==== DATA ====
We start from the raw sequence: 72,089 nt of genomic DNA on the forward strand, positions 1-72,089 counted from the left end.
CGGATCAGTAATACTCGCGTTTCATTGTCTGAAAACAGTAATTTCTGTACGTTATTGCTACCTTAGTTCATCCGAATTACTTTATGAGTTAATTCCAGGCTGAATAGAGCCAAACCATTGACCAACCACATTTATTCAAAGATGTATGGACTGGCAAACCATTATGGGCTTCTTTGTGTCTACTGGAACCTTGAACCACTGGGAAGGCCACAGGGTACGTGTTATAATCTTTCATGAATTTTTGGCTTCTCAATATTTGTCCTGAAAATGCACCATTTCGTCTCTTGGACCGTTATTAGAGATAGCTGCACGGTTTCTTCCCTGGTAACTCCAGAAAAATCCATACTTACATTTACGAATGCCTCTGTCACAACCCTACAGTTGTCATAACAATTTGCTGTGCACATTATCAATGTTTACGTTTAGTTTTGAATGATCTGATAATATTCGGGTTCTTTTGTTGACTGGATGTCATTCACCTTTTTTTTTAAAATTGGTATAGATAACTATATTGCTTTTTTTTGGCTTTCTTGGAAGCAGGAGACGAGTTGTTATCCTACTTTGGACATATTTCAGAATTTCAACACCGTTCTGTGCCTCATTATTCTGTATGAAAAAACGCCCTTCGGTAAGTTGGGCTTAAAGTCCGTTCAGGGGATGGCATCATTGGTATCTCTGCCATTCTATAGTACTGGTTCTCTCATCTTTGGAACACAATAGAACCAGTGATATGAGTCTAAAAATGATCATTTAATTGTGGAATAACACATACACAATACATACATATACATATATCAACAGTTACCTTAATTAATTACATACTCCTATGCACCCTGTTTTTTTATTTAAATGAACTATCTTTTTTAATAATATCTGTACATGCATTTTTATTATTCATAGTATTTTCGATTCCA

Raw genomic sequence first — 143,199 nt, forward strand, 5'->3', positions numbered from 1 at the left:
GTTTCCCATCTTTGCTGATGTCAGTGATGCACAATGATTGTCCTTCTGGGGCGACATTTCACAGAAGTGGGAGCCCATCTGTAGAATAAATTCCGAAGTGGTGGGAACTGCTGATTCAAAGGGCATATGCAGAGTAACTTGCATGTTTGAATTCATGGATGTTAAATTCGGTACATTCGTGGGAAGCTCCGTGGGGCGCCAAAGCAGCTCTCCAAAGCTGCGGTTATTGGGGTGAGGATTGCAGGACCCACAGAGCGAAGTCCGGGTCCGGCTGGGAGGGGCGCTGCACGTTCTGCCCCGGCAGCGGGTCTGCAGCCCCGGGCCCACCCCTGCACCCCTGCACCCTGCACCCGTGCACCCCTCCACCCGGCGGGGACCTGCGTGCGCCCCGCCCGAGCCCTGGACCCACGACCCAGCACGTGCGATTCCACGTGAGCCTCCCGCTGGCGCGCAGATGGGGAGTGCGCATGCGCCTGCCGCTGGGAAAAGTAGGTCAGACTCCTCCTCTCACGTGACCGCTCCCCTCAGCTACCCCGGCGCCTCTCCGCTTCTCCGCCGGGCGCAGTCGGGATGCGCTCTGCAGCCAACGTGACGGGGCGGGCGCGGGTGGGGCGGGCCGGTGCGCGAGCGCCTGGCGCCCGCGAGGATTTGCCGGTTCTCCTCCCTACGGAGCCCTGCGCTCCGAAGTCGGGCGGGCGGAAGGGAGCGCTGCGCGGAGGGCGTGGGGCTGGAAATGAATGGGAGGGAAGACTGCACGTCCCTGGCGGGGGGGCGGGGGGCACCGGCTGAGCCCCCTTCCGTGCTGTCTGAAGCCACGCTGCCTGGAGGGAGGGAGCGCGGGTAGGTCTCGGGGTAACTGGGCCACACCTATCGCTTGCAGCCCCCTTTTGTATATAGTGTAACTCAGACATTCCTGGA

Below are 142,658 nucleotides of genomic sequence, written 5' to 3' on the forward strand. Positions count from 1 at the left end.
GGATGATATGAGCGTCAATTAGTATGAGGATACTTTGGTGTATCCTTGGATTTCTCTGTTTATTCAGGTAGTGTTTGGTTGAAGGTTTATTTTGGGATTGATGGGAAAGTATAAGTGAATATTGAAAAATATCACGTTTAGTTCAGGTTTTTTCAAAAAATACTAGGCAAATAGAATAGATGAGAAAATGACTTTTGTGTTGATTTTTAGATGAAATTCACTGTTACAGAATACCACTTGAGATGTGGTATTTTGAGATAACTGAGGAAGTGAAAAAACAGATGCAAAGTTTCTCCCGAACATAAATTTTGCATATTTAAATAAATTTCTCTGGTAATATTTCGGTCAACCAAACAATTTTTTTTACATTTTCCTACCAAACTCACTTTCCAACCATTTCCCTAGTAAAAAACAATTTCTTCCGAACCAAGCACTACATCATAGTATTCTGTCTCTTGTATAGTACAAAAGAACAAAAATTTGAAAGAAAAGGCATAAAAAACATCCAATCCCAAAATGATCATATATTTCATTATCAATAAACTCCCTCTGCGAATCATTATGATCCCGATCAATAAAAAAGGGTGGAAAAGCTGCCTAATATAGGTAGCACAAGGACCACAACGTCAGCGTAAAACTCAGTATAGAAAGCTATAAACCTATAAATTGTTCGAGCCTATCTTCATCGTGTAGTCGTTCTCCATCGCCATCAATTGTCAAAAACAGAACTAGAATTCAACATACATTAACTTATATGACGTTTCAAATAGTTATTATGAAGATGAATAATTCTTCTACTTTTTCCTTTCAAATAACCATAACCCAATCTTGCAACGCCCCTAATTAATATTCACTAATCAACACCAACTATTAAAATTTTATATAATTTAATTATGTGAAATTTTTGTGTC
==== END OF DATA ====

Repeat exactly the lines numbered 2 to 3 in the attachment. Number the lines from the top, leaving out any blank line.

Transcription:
CGGATCAGTAATACTCGCGTTTCATTGTCTGAAAACAGTAATTTCTGTACGTTATTGCTACCTTAGTTCATCCGAATTACTTTATGAGTTAATTCCAGGCTGAATAGAGCCAAACCATTGACCAACCACATTTATTCAAAGATGTATGGACTGGCAAACCATTATGGGCTTCTTTGTGTCTACTGGAACCTTGAACCACTGGGAAGGCCACAGGGTACGTGTTATAATCTTTCATGAATTTTTGGCTTCTCAATATTTGTCCTGAAAATGCACCATTTCGTCTCTTGGACCGTTATTAGAGATAGCTGCACGGTTTCTTCCCTGGTAACTCCAGAAAAATCCATACTTACATTTACGAATGCCTCTGTCACAACCCTACAGTTGTCATAACAATTTGCTGTGCACATTATCAATGTTTACGTTTAGTTTTGAATGATCTGATAATATTCGGGTTCTTTTGTTGACTGGATGTCATTCACCTTTTTTTTTAAAATTGGTATAGATAACTATATTGCTTTTTTTTGGCTTTCTTGGAAGCAGGAGACGAGTTGTTATCCTACTTTGGACATATTTCAGAATTTCAACACCGTTCTGTGCCTCATTATTCTGTATGAAAAAACGCCCTTCGGTAAGTTGGGCTTAAAGTCCGTTCAGGGGATGGCATCATTGGTATCTCTGCCATTCTATAGTACTGGTTCTCTCATCTTTGGAACACAATAGAACCAGTGATATGAGTCTAAAAATGATCATTTAATTGTGGAATAACACATACACAATACATACATATACATATATCAACAGTTACCTTAATTAATTACATACTCCTATGCACCCTGTTTTTTTATTTAAATGAACTATCTTTTTTAATAATATCTGTACATGCATTTTTATTATTCATAGTATTTTCGATTCCA

Raw genomic sequence first — 143,199 nt, forward strand, 5'->3', positions numbered from 1 at the left: